FOUR years ago today, after a 1-1 with Everton at Goodison Park, Brendan Rodgers received a phone call on his way home and was told that was that.
After 166 games in charge across three years on Merseyside, his time at Anfield was over. The men who backed him sacked him.
On Saturday, Rodgers returns for the first time, and will line up in the opposition dugout as the manager of Leicester City.
Just before 3pm, a sell-out 54,000 crowd will have an opportunity to make its feelings known about the former Reds manager.
The classy thing to do, the right thing to do, in-keeping with our standards, is to give him a warm welcome. Then class him and his players as the enemy for 90 minutes and cheer Liverpool on to a convincing victory.
Rodgers’ return brings with it an inevitable and brief unpacking of the baggage from his time in charge.
And pre and post-match pub conversations will no doubt be sprayed with some familiar phraseology, from “fraud” to mention of teeth, tans and his personal life. Envelopes. Being: Liverpool. “Steady”. The Welsh Xavi. And so on. Add your own submissions to Brendan Bingo below.
The man from County Antrim endured a torturously slow death as Liverpool manager, rendering the terraces toxic by the end of his time. Different fans snapped at different times, the FA Cup semi-final defeat to Aston Villa being one watershed for many.
Other supporters believed in backing the man in the manager’s chair until the bitter end. Some weren’t quite so patient and demanded change as soon as results took a nosedive. Some were never convinced from the moment his name was linked with the job and forever referenced the calibre of his curriculum vitae and his lack of big club experience.
At the finale, the fractious nature of the fanbase made it chore-like to discuss Liverpool. People were even having a pop in the stands: at the manager, at the players, at each other.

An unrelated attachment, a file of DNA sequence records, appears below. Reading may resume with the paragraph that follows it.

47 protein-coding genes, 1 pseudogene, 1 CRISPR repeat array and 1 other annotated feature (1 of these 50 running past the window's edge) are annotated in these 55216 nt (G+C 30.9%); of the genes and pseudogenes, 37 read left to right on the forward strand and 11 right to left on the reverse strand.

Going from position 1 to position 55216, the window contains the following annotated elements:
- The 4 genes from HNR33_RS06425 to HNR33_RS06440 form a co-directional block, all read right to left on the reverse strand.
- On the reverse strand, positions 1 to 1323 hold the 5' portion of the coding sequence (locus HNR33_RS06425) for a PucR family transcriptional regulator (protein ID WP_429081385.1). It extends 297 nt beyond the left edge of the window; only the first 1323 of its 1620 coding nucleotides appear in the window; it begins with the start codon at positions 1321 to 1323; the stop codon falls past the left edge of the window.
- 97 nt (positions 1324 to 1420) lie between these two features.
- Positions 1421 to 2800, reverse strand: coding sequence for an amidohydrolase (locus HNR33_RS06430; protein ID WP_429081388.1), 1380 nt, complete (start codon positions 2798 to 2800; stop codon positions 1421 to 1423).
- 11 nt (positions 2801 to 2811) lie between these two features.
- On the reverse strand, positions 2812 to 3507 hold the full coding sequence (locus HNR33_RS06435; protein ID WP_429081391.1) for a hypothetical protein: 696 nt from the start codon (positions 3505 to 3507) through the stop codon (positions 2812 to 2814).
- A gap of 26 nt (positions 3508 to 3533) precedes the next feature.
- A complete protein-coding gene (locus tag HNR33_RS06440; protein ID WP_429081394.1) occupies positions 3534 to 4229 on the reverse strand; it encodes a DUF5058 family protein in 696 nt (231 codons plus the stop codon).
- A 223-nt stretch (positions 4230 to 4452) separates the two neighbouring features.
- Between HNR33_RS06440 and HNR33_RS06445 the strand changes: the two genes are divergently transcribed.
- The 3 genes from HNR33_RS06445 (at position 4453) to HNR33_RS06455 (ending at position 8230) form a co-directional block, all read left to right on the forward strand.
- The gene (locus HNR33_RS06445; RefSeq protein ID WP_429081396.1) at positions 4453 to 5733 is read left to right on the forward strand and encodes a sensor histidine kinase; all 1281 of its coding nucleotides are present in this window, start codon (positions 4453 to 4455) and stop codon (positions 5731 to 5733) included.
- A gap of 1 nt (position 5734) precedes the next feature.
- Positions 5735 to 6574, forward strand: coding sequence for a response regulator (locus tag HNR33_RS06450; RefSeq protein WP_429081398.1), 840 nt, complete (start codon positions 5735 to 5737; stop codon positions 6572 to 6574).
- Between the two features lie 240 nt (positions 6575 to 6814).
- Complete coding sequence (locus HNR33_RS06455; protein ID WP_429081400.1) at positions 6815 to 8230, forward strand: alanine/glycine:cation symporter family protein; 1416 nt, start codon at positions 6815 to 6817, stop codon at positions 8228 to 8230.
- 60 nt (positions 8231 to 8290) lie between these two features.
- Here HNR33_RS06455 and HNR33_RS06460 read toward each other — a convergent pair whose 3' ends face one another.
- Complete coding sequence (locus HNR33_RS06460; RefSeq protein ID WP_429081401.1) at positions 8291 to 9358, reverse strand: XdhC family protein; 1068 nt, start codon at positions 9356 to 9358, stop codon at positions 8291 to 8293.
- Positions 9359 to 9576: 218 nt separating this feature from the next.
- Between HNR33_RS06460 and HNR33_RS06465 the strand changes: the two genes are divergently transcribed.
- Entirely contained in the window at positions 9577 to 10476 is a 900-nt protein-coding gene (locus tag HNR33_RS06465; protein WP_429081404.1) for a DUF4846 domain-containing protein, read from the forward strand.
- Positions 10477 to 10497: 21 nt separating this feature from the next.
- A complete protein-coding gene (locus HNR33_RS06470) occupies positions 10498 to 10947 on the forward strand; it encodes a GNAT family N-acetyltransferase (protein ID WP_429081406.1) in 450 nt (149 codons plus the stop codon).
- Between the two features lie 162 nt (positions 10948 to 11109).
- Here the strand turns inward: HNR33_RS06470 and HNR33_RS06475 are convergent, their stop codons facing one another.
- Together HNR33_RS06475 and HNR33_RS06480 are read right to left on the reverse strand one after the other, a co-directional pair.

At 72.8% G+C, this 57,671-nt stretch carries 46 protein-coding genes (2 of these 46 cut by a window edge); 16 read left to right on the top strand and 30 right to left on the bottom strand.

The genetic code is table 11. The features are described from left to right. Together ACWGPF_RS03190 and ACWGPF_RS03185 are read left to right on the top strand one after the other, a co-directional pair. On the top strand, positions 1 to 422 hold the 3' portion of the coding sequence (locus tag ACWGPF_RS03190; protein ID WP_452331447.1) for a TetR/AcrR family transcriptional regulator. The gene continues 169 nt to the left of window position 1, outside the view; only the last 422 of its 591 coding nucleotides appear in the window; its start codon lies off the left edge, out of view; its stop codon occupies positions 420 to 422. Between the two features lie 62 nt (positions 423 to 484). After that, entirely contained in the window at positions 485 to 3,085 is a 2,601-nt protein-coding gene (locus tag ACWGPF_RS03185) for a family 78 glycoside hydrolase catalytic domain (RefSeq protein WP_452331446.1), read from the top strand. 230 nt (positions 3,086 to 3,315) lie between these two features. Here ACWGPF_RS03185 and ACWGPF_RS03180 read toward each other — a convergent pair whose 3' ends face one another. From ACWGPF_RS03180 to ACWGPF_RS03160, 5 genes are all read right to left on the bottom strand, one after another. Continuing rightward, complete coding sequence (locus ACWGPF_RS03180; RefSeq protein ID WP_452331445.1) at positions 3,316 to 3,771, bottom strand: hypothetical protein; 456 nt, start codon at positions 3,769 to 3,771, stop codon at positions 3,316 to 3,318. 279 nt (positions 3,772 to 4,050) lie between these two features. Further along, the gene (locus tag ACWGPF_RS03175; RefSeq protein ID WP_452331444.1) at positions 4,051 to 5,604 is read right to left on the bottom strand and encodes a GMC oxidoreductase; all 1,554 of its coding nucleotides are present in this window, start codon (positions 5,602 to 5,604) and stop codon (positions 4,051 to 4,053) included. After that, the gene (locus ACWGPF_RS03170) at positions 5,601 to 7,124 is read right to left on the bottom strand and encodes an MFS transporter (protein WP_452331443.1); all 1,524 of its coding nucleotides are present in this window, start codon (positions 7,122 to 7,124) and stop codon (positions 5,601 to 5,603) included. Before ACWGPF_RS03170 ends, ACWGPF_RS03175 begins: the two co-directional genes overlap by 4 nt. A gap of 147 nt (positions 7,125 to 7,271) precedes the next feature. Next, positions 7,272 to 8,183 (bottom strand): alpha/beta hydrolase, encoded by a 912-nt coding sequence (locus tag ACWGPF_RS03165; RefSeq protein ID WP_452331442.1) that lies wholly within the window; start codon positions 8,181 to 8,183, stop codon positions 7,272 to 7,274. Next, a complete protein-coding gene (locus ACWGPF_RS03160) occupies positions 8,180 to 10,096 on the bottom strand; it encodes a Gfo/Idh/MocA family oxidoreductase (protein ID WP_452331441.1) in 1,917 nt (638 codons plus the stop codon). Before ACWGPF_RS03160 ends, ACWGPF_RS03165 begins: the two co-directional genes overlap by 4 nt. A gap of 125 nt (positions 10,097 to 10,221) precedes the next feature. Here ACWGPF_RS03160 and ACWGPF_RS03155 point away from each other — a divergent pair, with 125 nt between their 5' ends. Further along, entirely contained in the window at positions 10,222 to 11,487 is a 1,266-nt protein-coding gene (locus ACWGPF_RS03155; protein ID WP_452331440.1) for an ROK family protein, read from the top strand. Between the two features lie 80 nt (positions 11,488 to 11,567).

To be fair, when we were witnessing a side submitting 3-0 to West Ham at Anfield, a first defeat at home to The Hammers since the 1960s, and labouring to a League Cup penalty shootout win over League Two Carlisle United, it was no wonder.
The long goodbye tainted and tarnished the positives and gnawed away at any remaining goodwill. Because while so many rushed to their camps then (and now) – in or out, anti-Rodgers, pro-Rodgers – as so often in life there were (and are) shades of grey to the black and white discussion around his Liverpool life and legacy.
For me, and many more, the end could and should have arrived for Rodgers five months previous to the call that October day – Stoke City 6 Liverpool 1.
That was dismal. A result that should never happen to a club like ours, last day of the season or not. The Reds had trailed 5-0 at half time. For context, that was the first time Liverpool had shipped six in a league game in 52 years. It was also a grim and galling end to a glorious career for a club legend in Steven Gerrard.
Stoke seemed to almost usher Gerrard through for a consolation goal that day. It was almost like even they were embarrassed by the scoreline.
It should have been enough to spark a change in management.
Instead, what followed was bizarre. Rather than piss, or get off the pot, Liverpool lurked with their kecks half pulled down. A ruthless clearout of backroom staff instead followed, with Colin Pascoe and Mike Marsh sent packing but Rodgers remaining.
Sean O’Driscoll arrived, prompting thousands of fingers to Google his name, and he was joined by the more familiar face of Gary McAllister. An odd air hung over the club.